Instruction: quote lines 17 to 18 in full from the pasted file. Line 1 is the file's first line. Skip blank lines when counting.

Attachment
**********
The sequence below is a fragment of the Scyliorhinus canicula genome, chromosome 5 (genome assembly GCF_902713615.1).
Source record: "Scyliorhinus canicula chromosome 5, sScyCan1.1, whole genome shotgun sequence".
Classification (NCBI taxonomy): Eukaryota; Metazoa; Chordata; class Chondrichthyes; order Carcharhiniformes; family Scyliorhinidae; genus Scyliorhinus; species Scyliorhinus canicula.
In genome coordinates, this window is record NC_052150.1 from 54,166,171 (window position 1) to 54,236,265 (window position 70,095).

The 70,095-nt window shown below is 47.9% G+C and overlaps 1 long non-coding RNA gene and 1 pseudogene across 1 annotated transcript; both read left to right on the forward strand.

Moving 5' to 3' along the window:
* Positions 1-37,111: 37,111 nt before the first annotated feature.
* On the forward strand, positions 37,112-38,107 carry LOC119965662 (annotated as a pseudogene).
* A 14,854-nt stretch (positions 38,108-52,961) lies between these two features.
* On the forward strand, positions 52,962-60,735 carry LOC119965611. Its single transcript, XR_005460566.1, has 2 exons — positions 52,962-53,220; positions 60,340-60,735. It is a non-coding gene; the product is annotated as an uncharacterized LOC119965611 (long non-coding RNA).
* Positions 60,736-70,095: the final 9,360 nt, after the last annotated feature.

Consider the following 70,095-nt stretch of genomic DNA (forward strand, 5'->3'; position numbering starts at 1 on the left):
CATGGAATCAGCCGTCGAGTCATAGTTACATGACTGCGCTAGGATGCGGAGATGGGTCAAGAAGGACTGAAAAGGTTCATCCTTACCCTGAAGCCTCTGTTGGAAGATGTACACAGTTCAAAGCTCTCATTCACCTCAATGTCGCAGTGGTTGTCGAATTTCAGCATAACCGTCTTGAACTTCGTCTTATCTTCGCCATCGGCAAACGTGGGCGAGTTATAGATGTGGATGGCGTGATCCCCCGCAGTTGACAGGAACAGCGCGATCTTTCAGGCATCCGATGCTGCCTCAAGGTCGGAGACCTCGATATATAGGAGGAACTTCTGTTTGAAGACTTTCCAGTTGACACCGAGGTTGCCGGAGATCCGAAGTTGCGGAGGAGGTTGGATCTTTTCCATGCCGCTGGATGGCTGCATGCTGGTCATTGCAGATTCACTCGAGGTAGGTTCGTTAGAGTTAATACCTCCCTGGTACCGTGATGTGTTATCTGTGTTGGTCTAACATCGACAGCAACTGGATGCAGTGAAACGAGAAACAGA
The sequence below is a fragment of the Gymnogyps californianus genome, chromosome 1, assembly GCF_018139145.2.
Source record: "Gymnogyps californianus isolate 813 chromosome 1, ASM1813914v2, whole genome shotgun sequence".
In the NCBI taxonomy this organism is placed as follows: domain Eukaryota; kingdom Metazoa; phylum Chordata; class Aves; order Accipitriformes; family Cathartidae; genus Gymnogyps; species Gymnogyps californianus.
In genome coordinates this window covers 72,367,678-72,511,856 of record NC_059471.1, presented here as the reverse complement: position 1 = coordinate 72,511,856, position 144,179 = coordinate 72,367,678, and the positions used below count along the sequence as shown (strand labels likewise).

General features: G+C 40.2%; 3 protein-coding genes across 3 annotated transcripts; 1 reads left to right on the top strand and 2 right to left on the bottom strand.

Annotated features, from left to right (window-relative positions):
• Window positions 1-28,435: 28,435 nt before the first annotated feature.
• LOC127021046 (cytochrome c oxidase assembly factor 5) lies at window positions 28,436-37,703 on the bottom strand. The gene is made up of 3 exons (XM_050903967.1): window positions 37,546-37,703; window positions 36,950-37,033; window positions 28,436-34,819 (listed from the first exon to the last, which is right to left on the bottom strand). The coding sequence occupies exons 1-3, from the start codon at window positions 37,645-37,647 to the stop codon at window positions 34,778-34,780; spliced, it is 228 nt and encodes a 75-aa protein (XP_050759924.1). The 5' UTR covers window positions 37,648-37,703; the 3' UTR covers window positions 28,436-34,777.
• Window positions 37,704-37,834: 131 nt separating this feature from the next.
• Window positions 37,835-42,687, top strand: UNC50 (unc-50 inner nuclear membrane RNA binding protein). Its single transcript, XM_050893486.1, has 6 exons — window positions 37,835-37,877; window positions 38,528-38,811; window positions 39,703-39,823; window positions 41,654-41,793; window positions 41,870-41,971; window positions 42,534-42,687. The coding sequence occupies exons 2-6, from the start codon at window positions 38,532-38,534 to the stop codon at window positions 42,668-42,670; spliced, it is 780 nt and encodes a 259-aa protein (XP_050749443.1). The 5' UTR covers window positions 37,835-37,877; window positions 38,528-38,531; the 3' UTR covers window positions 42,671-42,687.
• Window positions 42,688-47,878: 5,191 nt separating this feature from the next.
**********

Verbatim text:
In genome coordinates this window covers 72,367,678-72,511,856 of record NC_059471.1, presented here as the reverse complement: position 1 = coordinate 72,511,856, position 144,179 = coordinate 72,367,678, and the positions used below count along the sequence as shown (strand labels likewise).

General features: G+C 40.2%; 3 protein-coding genes across 3 annotated transcripts; 1 reads left to right on the top strand and 2 right to left on the bottom strand.